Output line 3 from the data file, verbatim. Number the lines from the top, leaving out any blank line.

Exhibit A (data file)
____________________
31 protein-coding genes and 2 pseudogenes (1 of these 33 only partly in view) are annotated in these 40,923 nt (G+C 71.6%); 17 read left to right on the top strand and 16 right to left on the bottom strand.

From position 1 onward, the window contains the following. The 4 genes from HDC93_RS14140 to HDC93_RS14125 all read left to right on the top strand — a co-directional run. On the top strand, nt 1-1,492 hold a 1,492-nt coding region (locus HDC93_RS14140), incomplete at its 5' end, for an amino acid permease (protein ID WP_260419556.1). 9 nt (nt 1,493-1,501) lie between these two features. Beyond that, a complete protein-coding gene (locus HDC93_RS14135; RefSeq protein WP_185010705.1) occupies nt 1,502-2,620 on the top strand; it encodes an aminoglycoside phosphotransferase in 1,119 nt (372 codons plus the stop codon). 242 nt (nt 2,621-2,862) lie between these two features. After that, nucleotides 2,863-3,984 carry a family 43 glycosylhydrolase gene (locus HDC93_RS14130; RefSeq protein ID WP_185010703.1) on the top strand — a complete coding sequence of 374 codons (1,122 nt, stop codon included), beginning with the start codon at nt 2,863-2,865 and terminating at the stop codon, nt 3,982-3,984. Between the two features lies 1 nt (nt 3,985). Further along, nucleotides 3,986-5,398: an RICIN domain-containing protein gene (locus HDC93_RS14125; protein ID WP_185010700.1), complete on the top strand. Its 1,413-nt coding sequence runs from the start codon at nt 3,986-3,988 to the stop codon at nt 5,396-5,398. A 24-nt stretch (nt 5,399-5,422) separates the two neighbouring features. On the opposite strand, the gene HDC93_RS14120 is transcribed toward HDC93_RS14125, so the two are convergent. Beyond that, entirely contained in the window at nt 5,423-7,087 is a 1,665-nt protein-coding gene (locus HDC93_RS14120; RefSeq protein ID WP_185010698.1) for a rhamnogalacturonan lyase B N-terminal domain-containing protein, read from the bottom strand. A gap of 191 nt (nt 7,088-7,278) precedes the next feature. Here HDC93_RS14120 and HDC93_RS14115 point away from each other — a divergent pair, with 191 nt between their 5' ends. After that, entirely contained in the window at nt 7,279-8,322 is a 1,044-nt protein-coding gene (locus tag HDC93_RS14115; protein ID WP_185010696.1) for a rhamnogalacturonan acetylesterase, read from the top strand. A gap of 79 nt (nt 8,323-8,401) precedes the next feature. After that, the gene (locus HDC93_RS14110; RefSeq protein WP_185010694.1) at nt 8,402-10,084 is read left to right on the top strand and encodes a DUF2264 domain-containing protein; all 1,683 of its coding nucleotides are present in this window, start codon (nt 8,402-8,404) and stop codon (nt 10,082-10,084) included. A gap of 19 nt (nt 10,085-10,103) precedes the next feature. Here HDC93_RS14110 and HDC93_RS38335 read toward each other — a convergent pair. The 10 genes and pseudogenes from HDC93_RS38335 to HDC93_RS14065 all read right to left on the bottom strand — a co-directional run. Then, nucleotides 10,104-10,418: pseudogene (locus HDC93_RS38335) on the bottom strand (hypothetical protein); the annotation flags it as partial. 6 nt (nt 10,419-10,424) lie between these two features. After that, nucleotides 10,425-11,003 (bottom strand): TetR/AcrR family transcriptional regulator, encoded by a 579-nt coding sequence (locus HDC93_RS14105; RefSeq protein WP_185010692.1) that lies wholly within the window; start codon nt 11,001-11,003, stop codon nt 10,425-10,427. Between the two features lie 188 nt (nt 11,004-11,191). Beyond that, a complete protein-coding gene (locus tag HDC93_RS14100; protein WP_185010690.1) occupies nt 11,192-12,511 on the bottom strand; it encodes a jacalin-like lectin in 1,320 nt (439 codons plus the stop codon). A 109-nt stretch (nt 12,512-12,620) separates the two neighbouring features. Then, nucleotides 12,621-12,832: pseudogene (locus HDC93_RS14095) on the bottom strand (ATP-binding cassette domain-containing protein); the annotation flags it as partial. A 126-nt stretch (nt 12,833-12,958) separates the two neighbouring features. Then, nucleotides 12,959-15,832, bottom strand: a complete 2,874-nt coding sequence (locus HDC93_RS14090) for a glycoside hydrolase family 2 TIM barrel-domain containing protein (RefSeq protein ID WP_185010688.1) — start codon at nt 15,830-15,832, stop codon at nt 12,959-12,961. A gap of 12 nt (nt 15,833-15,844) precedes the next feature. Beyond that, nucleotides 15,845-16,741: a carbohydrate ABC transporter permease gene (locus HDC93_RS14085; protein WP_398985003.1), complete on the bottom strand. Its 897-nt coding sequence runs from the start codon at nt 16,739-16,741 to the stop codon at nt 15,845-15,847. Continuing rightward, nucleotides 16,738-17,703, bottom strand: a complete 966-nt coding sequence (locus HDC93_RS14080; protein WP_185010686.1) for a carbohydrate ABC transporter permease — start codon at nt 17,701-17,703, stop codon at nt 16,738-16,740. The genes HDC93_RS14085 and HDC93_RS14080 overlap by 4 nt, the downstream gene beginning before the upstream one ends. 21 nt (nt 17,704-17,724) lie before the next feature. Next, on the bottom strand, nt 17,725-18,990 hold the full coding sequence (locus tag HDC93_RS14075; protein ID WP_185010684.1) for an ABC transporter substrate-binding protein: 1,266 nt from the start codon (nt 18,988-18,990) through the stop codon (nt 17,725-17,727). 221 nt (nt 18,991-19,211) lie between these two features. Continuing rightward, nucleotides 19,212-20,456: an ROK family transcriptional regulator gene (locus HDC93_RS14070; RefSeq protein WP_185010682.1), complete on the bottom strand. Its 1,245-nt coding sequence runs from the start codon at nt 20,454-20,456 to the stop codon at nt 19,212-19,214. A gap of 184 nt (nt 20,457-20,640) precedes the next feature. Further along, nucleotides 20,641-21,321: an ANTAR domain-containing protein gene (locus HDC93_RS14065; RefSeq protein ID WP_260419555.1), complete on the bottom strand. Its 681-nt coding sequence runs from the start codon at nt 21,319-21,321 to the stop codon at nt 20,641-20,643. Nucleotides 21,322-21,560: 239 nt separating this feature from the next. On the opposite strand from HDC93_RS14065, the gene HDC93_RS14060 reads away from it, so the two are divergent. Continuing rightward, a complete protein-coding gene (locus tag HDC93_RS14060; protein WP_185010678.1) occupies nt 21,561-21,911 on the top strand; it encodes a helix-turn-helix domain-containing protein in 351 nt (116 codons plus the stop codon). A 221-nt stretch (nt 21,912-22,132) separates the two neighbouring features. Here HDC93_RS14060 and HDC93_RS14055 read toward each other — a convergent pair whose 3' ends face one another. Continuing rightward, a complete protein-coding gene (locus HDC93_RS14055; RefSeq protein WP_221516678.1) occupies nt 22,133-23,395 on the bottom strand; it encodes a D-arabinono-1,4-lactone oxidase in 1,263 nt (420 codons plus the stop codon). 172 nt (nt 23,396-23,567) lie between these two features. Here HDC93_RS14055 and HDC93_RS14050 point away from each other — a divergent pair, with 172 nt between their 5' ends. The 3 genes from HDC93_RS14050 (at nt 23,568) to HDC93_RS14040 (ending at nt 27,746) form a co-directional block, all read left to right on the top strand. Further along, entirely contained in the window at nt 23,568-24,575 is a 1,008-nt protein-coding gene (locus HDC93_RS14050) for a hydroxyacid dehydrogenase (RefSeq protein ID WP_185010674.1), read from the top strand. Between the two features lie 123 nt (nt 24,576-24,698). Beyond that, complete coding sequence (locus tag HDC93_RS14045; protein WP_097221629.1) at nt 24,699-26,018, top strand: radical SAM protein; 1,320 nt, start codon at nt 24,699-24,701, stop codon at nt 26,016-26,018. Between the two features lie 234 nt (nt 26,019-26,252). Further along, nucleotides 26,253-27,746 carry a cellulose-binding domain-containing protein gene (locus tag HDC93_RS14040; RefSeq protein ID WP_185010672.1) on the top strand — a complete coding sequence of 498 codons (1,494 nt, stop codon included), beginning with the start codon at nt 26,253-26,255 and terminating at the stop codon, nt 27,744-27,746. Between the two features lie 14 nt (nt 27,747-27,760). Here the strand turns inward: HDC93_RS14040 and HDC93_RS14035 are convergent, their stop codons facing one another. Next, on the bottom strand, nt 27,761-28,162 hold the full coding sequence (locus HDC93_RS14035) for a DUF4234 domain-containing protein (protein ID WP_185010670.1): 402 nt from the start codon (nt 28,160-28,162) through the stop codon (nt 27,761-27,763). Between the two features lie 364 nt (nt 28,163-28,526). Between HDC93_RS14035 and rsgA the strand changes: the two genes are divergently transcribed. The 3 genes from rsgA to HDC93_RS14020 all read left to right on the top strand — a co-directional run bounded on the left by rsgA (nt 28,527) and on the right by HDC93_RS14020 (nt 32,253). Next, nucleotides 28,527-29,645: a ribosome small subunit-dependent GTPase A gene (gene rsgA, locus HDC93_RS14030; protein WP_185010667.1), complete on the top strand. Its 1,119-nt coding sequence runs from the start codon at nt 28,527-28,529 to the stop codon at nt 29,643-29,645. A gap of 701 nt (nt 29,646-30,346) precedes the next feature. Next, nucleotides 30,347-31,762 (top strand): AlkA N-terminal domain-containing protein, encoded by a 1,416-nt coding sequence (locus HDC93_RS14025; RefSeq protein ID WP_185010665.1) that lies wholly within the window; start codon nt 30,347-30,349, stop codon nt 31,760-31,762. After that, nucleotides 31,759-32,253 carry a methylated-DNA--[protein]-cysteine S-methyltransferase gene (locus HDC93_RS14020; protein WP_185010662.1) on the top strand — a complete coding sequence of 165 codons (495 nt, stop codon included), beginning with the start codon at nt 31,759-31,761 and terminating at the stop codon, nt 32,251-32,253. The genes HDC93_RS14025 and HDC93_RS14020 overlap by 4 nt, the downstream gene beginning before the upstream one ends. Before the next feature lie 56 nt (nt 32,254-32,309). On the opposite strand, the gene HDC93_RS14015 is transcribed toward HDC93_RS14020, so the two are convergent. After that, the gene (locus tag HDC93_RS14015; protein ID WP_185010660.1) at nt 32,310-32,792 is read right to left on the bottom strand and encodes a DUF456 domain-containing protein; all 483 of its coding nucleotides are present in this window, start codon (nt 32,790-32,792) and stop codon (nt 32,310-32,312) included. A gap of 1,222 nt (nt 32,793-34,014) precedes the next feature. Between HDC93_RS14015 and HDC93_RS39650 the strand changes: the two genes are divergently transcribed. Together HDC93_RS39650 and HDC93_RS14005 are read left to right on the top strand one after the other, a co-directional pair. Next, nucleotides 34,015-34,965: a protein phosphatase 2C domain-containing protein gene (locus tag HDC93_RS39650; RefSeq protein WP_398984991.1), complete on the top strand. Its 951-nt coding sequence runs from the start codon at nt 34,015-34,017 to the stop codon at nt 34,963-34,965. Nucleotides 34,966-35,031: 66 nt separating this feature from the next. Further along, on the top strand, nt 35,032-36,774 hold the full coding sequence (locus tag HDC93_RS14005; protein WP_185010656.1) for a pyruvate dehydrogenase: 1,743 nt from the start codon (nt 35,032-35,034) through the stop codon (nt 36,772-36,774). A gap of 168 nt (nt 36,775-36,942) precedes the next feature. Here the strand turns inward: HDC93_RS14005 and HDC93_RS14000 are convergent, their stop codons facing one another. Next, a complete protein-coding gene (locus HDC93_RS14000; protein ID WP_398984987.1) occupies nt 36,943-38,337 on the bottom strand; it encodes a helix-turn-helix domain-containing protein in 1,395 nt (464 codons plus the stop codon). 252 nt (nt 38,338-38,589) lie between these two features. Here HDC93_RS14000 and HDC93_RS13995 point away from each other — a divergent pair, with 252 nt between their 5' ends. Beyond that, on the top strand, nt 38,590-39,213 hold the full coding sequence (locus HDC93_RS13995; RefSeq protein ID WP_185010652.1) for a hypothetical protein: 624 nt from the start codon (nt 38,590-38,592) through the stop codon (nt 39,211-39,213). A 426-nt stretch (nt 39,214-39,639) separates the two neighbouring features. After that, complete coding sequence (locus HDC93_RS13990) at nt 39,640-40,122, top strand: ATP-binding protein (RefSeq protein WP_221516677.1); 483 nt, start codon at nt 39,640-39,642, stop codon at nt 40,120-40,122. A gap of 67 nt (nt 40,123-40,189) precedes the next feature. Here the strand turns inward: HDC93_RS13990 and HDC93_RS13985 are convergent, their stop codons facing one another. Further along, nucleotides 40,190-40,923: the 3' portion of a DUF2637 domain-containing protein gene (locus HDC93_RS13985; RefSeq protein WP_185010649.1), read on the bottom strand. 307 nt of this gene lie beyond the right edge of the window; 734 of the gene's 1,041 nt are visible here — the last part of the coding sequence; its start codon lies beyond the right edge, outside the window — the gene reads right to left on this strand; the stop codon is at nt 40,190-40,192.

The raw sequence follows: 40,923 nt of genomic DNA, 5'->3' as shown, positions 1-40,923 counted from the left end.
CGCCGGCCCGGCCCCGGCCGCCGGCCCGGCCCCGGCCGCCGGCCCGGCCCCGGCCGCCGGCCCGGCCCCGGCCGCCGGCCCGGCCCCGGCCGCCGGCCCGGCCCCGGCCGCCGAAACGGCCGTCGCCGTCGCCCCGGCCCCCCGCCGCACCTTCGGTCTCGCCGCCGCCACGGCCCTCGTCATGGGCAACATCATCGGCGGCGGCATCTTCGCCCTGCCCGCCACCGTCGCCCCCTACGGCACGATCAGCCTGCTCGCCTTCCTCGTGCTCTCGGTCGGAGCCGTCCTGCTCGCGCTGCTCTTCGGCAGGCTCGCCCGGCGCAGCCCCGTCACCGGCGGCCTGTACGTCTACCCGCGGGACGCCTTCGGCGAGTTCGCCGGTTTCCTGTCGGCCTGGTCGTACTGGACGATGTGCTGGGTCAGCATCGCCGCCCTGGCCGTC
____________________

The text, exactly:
The raw sequence follows: 40,923 nt of genomic DNA, 5'->3' as shown, positions 1-40,923 counted from the left end.